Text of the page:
There is a nondescript building on Tejgaon road that you may have hardly noticed. Perhaps, in a fleeting moment, you have noticed the signboard with the words “Bangladesh Government Press” and wondered what this is all about.
Some of you may know about this little-known, but important, government office but have surely never bothered to visit its website. Yet, if you did, you will notice something remarkable.
I’ll come to that in a moment.
But, first, what does the BG Press do?
Every week, the government issues gazette notifications. New laws, regulations and decrees, or amendments to these, need to be gazetted in order to become effective. Gazettes cover many other things, such as budgets, appointments and transfers of government officials, changes in customs duties and formation of cabinets. It is in the Bangladesh Government Press that the gazettes are printed and then made available to the public for a small price.
Several years ago, when I was working for an international development organisation in Dhaka, the government decided to put new gazettes online and instructed the Bangladesh Government Press to implement this through its website. The gazettes were already being prepared electronically using word processing software. Hence, it was a logical next step to put the documents on the internet.
At this stage, we got involved in a discussion with the government on what to do with past gazette notices. We were working on how to create a conducive investment climate in Bangladesh and, as part of this, we wanted to see if government documents that are relevant for businesses could be made easily available to them. Gazettes fall in this category because these contain information on laws, regulations, decrees, tax rates, etc that businesses needed easy access to.
We came to know that about 10,000 gazettes have been issued since independence and most of these were in bound volumes in the archive of the Bangladesh Government Press. Later, several additional copies of gazettes were found in a government warehouse. There were also copies of some in the Ministry of Law. Altogether, almost 95% of all gazettes issued since independence was traced.
A few small scanning machines were provided to the BG Press, along with a small team who painstakingly unbound the bound journals, took each individual gazette document, and scanned them. The journals were diligently rebound so that BG Press’s archival collection was not tampered with in any way. Another team catalogued the gazette notices.
One reason why government officials harass businesses and treat them in a discretionary fashion is their monopoly on information. A government website that regularly updates information dilutes that discretionary power
The process took about a year, but was not that expensive. The end result is something that is not short of a national asset -- a digitised collection of most gazettes issued since independence. These gazettes have been preserved on the website of the Bangladesh Government Press at http://www.dpp.gov.bd/bgpress/index.php/document/gazettes/140.
Digitising the stock of gazettes issued since independence is a remarkable act. But that is not the end of the story. Ever since the practice started almost a decade ago, the BG Press has diligently published each week’s gazette notices on its website without fail.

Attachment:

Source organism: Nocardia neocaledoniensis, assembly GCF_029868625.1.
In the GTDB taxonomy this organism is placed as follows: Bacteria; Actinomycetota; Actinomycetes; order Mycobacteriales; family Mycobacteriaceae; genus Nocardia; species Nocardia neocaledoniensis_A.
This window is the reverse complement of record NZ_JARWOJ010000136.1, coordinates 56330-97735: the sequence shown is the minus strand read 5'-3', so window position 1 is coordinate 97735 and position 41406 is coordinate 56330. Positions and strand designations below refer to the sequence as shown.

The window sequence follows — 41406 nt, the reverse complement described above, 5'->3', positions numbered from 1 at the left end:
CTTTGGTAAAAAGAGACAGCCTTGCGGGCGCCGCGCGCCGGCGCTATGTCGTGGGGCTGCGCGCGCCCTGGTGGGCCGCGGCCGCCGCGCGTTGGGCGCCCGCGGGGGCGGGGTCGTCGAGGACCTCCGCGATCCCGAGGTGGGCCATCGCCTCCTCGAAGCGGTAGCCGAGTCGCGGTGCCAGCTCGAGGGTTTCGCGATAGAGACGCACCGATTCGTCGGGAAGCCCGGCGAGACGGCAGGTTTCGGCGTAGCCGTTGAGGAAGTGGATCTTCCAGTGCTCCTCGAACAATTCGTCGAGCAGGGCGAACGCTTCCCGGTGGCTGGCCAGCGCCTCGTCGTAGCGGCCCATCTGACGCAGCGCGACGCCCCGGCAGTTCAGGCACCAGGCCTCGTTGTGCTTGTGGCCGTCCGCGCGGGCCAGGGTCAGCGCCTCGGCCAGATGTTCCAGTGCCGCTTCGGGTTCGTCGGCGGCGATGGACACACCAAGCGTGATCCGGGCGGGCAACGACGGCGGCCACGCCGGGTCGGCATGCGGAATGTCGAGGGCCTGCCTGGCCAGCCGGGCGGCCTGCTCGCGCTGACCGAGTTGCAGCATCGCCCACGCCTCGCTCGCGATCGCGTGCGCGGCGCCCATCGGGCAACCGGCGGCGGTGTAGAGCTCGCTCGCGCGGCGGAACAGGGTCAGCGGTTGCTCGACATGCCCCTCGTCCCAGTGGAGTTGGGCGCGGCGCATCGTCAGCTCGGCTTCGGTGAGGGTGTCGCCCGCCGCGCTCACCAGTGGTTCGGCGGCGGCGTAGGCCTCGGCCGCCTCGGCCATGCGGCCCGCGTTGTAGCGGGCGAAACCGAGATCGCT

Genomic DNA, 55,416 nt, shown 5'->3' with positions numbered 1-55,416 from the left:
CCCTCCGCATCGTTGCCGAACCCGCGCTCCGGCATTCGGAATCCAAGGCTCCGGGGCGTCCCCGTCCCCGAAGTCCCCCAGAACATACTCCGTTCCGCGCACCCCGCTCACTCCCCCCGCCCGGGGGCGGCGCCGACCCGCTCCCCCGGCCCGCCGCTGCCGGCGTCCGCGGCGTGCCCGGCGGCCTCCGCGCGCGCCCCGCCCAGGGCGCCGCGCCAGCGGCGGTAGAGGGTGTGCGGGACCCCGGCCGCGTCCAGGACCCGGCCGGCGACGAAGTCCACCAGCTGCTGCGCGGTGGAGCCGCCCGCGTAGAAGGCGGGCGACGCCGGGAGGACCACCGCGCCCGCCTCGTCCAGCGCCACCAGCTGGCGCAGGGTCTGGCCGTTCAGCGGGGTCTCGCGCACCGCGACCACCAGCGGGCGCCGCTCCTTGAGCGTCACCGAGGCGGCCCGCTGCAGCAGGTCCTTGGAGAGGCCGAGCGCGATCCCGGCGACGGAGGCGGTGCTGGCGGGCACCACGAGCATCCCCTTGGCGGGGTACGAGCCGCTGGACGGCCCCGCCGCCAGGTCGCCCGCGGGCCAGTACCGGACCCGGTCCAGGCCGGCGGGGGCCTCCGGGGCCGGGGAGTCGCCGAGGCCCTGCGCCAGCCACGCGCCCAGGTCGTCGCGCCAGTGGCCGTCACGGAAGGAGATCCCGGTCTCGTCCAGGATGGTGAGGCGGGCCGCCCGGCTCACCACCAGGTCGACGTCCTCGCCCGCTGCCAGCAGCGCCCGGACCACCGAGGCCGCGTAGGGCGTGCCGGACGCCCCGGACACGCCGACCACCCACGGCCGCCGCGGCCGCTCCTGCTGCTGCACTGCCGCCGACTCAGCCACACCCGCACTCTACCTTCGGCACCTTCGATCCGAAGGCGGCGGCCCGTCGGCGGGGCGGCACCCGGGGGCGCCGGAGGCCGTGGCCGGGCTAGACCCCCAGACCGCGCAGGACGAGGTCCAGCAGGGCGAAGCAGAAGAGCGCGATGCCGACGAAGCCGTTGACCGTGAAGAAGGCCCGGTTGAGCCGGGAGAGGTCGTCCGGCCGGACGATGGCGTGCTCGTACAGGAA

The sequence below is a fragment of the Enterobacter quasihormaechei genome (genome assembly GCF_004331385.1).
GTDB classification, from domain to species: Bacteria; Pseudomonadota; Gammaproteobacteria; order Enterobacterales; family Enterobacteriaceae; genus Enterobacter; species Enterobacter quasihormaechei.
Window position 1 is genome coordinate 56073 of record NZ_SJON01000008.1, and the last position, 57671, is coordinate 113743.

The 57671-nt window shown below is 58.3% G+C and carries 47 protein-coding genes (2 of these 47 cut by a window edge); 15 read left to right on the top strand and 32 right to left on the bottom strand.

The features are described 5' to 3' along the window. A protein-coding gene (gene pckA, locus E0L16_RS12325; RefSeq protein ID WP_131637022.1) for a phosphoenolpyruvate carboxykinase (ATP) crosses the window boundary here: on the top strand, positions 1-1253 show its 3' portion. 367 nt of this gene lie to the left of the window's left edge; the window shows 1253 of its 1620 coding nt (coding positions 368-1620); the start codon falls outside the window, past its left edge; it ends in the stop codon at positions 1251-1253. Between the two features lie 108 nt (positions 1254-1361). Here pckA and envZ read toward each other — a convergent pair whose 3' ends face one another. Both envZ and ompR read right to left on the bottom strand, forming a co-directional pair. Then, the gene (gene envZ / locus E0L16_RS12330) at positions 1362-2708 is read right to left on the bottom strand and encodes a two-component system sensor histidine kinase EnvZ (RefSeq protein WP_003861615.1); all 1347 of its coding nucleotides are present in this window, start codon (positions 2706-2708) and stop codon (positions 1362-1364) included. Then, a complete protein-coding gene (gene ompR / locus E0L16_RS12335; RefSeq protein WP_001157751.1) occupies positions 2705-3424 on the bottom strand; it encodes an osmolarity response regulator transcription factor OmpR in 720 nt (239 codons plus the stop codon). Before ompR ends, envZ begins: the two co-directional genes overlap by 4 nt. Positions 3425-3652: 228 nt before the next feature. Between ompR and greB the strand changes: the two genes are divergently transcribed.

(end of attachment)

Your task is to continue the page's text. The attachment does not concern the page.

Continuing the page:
Not only the stock, but the flow is being archived. Given that government websites are notorious for lack of updating, this consistency on the part of a small office within the government is all the more praiseworthy.
This rich treasure trove of information is useful for many reasons. Take the case of businesses that need to be aware of policy changes and be in compliance with government rules and regulations. Easily available information makes life easier for businesses and more predictable.
One reason why government officials harass businesses and treat them in a discretionary fashion is their monopoly on information. A government website that regularly updates information dilutes that discretionary power, although it does not completely eliminate it.
Of course, not all policy and regulatory information is gazetted and covered by the BG Press. Thus, it is important to replicate BG Press’s good practices to other parts of the government.
The BG Press website does not contain the famous district gazetteers. These invaluable documents, the production of which was a regular feature during the British era, contain precious information of interest to historians, anthropologists, sociologists, and students of government. These cover a wide range of topics related to a district -- geography, economy, and demography -- and bring out many aspects of the society and culture of those times, some of which remain valid even decades later.
These documents can be a fascinating reading for ordinary citizens as well for those who seek to chart the future of the country in the light of history. Many of these gazetteers are still available. One just needs to take the trouble of scanning and cataloging these, and putting them on the internet.
As the experience with the digitisation of gazettes showed, such exercises do not require huge resources. What is needed is an appreciation of the value of archives and the power of information. And the patience and diligence of a few people.
Next time you pass through Tejgaon, take a moment to notice the offices of the BG Press. For, inside the walls of these unassuming buildings, lie important ingredients of our historical legacy. And, by being a vanguard in the digitisation and online dissemination of government documents, the Bangladesh Government Press has shown that it is as much an institution of the future as a guardian of the past.
It’s most likely that you will not have time to stop and visit the BG Press office. But its unique website is just a click away.
Akhtar Mahmood works for an international development agency.